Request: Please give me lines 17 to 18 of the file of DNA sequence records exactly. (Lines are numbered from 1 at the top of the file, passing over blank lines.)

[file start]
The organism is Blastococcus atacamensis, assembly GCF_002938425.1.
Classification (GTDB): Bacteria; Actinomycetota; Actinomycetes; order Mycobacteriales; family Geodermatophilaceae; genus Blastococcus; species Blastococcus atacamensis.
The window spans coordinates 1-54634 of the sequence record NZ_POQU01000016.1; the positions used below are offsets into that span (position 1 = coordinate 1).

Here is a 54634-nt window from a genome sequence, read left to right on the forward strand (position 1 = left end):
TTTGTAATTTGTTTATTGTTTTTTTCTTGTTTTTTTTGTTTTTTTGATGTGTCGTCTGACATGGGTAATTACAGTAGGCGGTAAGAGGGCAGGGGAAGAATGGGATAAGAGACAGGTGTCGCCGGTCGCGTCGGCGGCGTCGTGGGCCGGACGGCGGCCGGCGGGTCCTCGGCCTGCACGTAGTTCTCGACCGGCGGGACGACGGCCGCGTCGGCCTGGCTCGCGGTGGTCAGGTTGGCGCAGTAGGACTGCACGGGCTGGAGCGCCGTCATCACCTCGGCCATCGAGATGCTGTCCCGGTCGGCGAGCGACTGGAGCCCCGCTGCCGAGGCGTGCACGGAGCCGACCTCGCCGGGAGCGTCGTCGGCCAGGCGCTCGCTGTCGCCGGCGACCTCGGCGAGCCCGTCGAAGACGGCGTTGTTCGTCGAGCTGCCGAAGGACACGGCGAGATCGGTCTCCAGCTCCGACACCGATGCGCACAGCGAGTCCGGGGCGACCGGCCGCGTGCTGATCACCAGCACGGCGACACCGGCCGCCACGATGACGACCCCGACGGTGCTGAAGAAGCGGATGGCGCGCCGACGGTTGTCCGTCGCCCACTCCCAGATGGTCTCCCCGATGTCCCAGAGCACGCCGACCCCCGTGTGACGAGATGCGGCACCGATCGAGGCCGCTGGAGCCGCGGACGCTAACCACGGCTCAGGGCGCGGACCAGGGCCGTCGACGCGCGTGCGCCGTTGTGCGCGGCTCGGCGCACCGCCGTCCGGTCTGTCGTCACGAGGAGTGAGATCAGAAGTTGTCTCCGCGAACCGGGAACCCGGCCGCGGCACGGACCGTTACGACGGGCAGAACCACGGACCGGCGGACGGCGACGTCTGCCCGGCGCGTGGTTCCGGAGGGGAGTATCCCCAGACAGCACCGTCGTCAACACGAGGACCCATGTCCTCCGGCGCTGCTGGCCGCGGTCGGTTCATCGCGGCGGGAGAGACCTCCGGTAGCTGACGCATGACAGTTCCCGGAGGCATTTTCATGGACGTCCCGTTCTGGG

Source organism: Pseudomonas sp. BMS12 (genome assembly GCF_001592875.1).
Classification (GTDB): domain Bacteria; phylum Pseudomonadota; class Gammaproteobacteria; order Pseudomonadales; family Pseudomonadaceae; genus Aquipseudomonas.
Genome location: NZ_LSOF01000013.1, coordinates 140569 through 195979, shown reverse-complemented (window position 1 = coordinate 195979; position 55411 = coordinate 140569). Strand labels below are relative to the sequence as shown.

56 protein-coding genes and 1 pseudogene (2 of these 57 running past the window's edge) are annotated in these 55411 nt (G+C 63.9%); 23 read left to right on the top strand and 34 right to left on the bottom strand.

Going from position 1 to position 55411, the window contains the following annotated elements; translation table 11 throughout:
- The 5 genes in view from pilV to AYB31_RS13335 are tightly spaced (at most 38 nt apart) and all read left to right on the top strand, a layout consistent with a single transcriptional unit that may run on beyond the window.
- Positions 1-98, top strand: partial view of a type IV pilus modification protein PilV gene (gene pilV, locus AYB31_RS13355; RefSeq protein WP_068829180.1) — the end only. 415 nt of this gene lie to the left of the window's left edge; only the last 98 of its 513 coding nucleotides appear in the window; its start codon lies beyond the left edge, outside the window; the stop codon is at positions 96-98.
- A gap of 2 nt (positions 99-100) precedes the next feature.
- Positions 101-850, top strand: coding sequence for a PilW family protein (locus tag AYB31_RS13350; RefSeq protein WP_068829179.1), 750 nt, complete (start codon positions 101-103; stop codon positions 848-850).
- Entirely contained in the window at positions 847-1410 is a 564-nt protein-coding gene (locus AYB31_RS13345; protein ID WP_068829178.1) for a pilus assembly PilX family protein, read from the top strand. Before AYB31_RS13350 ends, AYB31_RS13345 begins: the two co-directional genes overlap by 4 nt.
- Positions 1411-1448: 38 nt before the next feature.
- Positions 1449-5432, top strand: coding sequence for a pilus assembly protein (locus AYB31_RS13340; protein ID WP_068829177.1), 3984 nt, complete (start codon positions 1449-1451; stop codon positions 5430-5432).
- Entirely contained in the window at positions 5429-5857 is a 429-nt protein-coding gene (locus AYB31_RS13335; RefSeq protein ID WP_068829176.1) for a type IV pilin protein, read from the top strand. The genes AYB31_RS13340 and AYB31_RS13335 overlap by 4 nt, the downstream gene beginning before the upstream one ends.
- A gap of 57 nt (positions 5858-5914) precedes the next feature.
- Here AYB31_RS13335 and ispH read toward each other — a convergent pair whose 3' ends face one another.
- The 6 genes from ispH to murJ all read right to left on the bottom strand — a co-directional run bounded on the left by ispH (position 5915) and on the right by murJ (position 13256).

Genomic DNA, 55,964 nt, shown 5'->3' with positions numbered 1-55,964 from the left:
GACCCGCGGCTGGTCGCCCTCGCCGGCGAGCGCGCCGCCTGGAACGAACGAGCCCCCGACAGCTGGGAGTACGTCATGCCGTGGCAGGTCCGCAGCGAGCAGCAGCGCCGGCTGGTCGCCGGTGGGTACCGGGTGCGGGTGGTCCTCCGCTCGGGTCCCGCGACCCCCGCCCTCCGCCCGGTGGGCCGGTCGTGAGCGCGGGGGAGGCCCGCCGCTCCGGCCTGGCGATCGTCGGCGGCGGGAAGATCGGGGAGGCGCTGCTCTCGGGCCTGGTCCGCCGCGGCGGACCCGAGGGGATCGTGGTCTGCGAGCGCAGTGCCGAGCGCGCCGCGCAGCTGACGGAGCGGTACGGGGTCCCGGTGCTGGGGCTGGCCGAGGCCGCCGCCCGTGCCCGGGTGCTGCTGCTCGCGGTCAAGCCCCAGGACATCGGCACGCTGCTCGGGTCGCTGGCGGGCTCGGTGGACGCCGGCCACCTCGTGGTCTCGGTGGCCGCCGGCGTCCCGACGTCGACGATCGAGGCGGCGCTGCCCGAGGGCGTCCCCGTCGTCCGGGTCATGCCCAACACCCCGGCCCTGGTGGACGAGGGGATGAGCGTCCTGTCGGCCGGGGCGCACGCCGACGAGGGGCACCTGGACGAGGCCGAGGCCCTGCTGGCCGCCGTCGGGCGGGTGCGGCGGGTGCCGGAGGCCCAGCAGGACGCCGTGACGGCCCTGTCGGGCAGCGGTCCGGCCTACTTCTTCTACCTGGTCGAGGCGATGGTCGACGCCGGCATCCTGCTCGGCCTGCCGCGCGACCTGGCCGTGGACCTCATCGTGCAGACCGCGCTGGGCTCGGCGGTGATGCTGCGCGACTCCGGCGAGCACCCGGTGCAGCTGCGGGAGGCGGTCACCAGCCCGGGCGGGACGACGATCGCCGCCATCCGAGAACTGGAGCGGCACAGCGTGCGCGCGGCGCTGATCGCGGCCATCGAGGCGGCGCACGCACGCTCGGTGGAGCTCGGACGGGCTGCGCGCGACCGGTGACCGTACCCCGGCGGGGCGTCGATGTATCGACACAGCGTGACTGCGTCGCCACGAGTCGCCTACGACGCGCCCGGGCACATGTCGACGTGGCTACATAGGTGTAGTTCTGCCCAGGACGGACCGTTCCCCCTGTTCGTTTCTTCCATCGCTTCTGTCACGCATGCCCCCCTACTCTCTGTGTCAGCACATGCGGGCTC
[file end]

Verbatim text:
- Positions 1449-5432, top strand: coding sequence for a pilus assembly protein (locus AYB31_RS13340; protein ID WP_068829177.1), 3984 nt, complete (start codon positions 1449-1451; stop codon positions 5430-5432).
- Entirely contained in the window at positions 5429-5857 is a 429-nt protein-coding gene (locus AYB31_RS13335; RefSeq protein ID WP_068829176.1) for a type IV pilin protein, read from the top strand. The genes AYB31_RS13340 and AYB31_RS13335 overlap by 4 nt, the downstream gene beginning before the upstream one ends.